- Hypothyroidism Signs
- Hyperthyroidism Signs
- Inflammation of the thyroid (Hashimoto)
- If you have these symptoms, you may have thyroid disease !!
- Hypothyroidism in children
- Thyroid diseases and obesity connection
- Can weight gain or loss be explained by hypothyroidism?
- Which antibodies are analysed in thyroid inflammation?
- What are the complications of hyperthyroidism?
- New technology laser therapy for Hashimoto disease (hypothyroidism)
- Laser therapy for Hashimoto tyroiditis
Thyroid Gland and Thyroid Hormones » Thyroid Hormones
The synthesis of thyroid hormones
Inside the thyroid gland, there are units called "follicle", each of which works like a factory. Each follicular unit is composed of follicular cells (thyrocytes) lined up side by side and "the colloid" that is used as a hormone reservoir in the middle space. Among the follicular cells, there are "parafollicular" cells that secrete calcitonin. Thyroid medullary carcinoma is originated from these cells.
Thyroid hormones are synthesized in the thyroid cell. The iodine taken by feeding enters the thyroid cell and the thyroid hormones T3 and T4 are produced. There are 3 iodine (tri-iodothyronine) in T3 hormone and 4 iodine (tetra-iodothyronine) in T4 hormone. 80% of the hormones are found as T4, 20% as T3.
The hormone that enters the cell is T3, T4 cannot enter the cell. Therefore, when the hormone is needed, the body converts the T4 hormone to T3 to provide a certain balance. The thyroid hormones T3 and T4 circulate in the blood as bound to protein. A small amount of these hormones are in the free state (Free T3 and Free T4). The measurement of free T3 and free T4 hormones is more important in functional disorders of the thyroid gland.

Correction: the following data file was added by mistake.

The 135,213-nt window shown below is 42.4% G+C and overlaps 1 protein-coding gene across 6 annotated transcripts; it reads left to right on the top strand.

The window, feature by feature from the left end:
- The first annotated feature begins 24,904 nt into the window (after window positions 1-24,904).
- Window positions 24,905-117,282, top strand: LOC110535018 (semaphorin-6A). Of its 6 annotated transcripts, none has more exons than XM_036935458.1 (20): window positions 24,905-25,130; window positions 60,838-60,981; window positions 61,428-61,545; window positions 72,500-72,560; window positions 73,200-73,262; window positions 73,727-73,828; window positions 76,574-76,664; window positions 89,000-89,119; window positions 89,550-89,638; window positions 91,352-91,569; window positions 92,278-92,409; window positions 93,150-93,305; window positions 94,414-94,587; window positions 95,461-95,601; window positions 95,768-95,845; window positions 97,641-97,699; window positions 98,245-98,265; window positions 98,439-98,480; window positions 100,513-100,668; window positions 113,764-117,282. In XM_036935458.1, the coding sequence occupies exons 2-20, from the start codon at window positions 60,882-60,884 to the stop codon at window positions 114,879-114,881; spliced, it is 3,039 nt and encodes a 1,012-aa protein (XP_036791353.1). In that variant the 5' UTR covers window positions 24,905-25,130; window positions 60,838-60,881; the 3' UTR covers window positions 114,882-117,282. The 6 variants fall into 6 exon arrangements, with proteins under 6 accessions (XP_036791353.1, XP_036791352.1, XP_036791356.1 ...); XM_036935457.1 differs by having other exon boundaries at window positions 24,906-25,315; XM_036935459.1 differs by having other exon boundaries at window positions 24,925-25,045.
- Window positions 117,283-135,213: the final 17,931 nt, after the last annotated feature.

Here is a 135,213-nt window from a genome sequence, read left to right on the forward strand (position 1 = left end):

The balance of thyroid hormones is regulated by the TSH hormone secreted from the pituitary gland located in the brain. There is a negative balance between them. When the synthesis of thyroid hormones increases, TSH production decreases, vice versa, TSH production increases when the synthesis of thyroid hormones decreases.
TSH measurement is sufficient for screening of the thyroid functions. If a thyroid disease is suspected, T3, T4, free T3, and free T4 hormones are examined as well as TSH. Depending on the characteristic of the thyroid disease, the patient is followed up by examining some of these hormones.
The upper limit of TSH in a healthy person is accepted as 4 mIU/L. In pregnant women, the upper limit of TSH is targeted as 2.5 mIU/L in the first trimester and as 3 mIU/L in the following months. The first test to be studied in women who cannot get pregnant is the TSH level.
The upper limit of TSH is accepted as 6 mIU / L in people between the age of 70-80 years, and the upper limit of TSH in people over 80 years is accepted as 7.5 mIU/L. Elderly people don't need thyroid hormone drugs within these values.